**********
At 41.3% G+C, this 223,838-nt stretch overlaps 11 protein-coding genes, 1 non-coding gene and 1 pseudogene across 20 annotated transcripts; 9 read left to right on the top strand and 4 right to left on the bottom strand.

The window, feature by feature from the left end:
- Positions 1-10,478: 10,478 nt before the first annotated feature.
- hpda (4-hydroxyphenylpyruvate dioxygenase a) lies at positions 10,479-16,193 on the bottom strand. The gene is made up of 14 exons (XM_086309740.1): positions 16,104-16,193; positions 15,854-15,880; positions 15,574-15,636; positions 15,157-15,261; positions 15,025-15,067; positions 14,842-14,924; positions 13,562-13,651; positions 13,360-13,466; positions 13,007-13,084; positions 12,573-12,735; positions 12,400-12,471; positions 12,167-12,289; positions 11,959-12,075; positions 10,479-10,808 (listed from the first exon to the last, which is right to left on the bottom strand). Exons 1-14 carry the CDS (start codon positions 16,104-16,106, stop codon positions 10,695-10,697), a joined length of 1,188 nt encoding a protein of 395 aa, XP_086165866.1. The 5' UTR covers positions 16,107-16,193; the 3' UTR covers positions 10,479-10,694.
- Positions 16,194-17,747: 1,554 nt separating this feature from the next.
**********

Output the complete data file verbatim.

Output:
At 41.3% G+C, this 223,838-nt stretch overlaps 11 protein-coding genes, 1 non-coding gene and 1 pseudogene across 20 annotated transcripts; 9 read left to right on the top strand and 4 right to left on the bottom strand.

The window, feature by feature from the left end:
- Positions 1-10,478: 10,478 nt before the first annotated feature.
- hpda (4-hydroxyphenylpyruvate dioxygenase a) lies at positions 10,479-16,193 on the bottom strand. The gene is made up of 14 exons (XM_086309740.1): positions 16,104-16,193; positions 15,854-15,880; positions 15,574-15,636; positions 15,157-15,261; positions 15,025-15,067; positions 14,842-14,924; positions 13,562-13,651; positions 13,360-13,466; positions 13,007-13,084; positions 12,573-12,735; positions 12,400-12,471; positions 12,167-12,289; positions 11,959-12,075; positions 10,479-10,808 (listed from the first exon to the last, which is right to left on the bottom strand). Exons 1-14 carry the CDS (start codon positions 16,104-16,106, stop codon positions 10,695-10,697), a joined length of 1,188 nt encoding a protein of 395 aa, XP_086165866.1. The 5' UTR covers positions 16,107-16,193; the 3' UTR covers positions 10,479-10,694.
- Positions 16,194-17,747: 1,554 nt separating this feature from the next.